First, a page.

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Sunday, November 05, 2006

An Icon in Fabric

Last Sunday, October 29th, my congregation celebrated the 20th anniversary of my ordination to the priesthood.

As part of that, the Vestry, headed up by my Wardens, Jim Mollo and Vern Oakley, organized a marvelous brunch. Allison Pishko, former Director of the Church School, coordinated the children’s project of beautifully hand done cards which celebrated my ministry as a priest.

I simply have no words to tell you what it did to this priest’s heart to read the script of a six year old that says, “You’re the best priest I’ve ever known.”

Lord, have mercy!

As amazing as that was, there was a gift which absolutely astounded me, buckling my knees, reducing me to tears, and rendering me completely speechless.

What could possibly have that much power? I’ll tell you: A stunningly beautiful quilt. The project of many hands, it was coordinated by Ann Rea, Ann Bennett and Allison Pishko.

Not only does it represent hours and hours and HOURS of work, but I have come to know, in the past week of observing it, touching it and cuddling with it in my room, that it has a profoundly sacred meaning which goes even deeper than that.

There are various symbols and images scattered all over the surface of the quilt which represent different parts of my life:

The caricature in yarn and fabric of one of the families that look so much like the individuals it is a marvel.

A trinity of frogs which are the spiritual totem of my priesthood.

A chalice and paten, the Eucharistic vessels of my sacred responsibility.

The imprint of a child’s hand, symbolizing the more than fifty baptisms at which I’ve been privileged to preside over the past four years in this community.

A peace symbol from the 60’s, the passion of activism I share with its creator.

An iron-on transfer of the “miracle twins” born prematurely but now healthy and active and, God help us, in preschool.

A miniature prayer shawl from one woman who didn’t know how to knit when we started this ministry, but is now the most prolific of the group.

And, two different patches of the dismissal blessing I always use which has been a source of comfort and inspiration – even reportedly prompting a wedding.

I’ve been struggling all week how to put into words the power this quilt has had on my soul, to absolutely no avail.

Imagine that! Me!?! The one who is supposedly good with words!

It was in the midst of Presiding Bishop Katharine’s Investiture sermon that I finally realized the problem. In her sermon, she talked about “home,” and said that our “natural home is in God.” She said that we experience God as natural home in relationship.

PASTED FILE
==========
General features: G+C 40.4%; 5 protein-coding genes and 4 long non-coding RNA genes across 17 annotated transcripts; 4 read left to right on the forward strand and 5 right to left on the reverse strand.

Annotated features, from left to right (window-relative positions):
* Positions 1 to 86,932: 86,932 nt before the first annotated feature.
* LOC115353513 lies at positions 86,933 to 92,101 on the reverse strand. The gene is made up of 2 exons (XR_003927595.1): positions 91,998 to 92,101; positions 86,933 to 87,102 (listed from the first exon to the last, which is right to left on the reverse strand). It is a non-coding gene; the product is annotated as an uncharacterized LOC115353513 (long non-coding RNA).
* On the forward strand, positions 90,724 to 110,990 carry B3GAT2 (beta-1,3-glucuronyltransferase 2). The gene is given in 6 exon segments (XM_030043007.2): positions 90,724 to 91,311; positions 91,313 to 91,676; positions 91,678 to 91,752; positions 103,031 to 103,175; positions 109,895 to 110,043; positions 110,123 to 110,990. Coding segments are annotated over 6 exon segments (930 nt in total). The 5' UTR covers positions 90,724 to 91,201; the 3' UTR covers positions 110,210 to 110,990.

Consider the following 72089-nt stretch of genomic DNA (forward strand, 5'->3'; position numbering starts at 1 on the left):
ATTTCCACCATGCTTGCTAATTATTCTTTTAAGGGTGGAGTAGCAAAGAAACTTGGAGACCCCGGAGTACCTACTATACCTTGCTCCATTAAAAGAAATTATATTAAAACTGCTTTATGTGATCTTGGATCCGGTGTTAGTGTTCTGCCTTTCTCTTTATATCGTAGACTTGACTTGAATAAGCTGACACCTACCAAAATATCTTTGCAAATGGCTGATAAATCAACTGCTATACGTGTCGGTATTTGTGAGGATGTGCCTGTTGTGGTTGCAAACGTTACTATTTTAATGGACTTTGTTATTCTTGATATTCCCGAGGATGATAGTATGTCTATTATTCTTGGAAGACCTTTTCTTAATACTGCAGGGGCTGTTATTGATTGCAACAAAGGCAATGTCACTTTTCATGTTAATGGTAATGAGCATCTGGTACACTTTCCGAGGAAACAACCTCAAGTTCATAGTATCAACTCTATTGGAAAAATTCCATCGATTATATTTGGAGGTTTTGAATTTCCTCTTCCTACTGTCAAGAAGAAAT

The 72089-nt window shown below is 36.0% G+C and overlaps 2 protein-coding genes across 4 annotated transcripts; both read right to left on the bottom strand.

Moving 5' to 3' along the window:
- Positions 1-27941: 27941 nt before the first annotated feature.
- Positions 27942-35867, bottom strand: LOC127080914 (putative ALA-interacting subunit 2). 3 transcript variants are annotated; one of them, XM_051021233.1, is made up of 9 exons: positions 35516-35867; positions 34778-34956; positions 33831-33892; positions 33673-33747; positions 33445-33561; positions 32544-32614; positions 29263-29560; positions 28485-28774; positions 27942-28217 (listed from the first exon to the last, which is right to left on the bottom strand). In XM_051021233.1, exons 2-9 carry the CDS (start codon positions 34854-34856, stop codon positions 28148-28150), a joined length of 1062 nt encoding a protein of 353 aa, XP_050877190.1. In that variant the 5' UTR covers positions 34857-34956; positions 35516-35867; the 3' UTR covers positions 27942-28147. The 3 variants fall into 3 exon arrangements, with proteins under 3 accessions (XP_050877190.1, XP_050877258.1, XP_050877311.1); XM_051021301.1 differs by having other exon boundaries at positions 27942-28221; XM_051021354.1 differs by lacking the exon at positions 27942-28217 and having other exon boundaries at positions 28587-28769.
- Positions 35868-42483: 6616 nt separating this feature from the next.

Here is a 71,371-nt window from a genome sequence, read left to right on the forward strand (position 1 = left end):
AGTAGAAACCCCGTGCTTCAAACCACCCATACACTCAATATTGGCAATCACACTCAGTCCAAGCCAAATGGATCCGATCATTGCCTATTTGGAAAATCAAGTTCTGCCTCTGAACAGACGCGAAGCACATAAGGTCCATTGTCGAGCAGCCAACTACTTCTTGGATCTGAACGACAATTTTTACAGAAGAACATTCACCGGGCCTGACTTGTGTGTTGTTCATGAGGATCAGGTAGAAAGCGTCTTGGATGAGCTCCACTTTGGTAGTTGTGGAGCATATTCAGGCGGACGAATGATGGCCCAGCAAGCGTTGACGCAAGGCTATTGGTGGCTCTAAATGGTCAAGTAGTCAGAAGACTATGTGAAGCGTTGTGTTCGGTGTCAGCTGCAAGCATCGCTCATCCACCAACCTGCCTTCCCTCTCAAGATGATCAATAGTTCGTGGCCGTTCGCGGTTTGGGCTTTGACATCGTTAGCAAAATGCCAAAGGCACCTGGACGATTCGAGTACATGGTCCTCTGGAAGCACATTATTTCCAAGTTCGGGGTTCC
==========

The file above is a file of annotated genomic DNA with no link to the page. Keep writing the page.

Then, I got it.

There are no words for this quilt because it is an icon in fabric.

An icon is a prayerful way to image God. Meditation on an icon has been, for centuries, a powerful way to understand a deeper, hidden, spiritual meaning of the Incarnation of Jesus, the events of his life and ministry, and the nature of his relationship to his mother and the apostles.

This quilt is one of the ways into an understanding of God I could not have ascertained any other way. It is the image of God I have come to know in the midst of my relationship with the people whom God has called me to love and serve.

Meditating on this quilt has become one of the paths I can take on the journey to my “natural home” in God.

I hope you have enjoyed seeing some of these pictures of my Icon in Fabric. I hope to find a way to display it in church for a time. When Bishop Beckwith comes to visit us, I plan to ask him to bless it for us.

In the meantime, I am blessed by its presence. My heart is filled with gratitude, full measure, pressed down, overflowing.

I must be, without a doubt, the most fortunate priest in all of Western Christendom.

Please join me in giving thanks and praise to God for the life and love and mission and ministry of The Episcopal Church of St. Paul in Chatham, New Jersey.

Thanks be to God for the past twenty years. God grant me many more years to love and serve God through the people of God.


revsusan said...

What a wonderful way to start a week ... reading this lovely, lovely tribute to a congregation wise enough to recognize the "catch" they have in their fabulous rector!

My only quibble would be with "the most fortunate priest in all of Western Christendom" ... because that's what I thought when I was back at All Saints yesterday for the most amazingly wonderful All Saints Sunday ever ... but maybe it's like everyone thinks their grandchildren are the most beautiful ... and they are!

Blessings on you, my dear ... and looking forward to the next 20 years of your prophetic priesthood!

Grace said...

God bless you, Mother Elizabeth. You sound like an awesome priest. What a wonderful gift.